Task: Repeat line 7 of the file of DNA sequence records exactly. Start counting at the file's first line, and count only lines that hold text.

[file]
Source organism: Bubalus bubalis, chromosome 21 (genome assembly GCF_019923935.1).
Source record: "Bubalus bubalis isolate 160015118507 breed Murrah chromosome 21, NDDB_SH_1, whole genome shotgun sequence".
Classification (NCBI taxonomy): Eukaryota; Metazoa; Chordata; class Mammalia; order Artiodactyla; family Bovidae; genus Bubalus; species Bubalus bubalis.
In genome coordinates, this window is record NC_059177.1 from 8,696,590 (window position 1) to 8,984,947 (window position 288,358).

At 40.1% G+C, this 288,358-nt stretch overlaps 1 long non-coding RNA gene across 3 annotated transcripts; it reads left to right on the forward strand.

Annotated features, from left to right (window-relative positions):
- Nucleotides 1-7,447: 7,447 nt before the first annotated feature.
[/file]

- Nucleotides 1-7,447: 7,447 nt before the first annotated feature.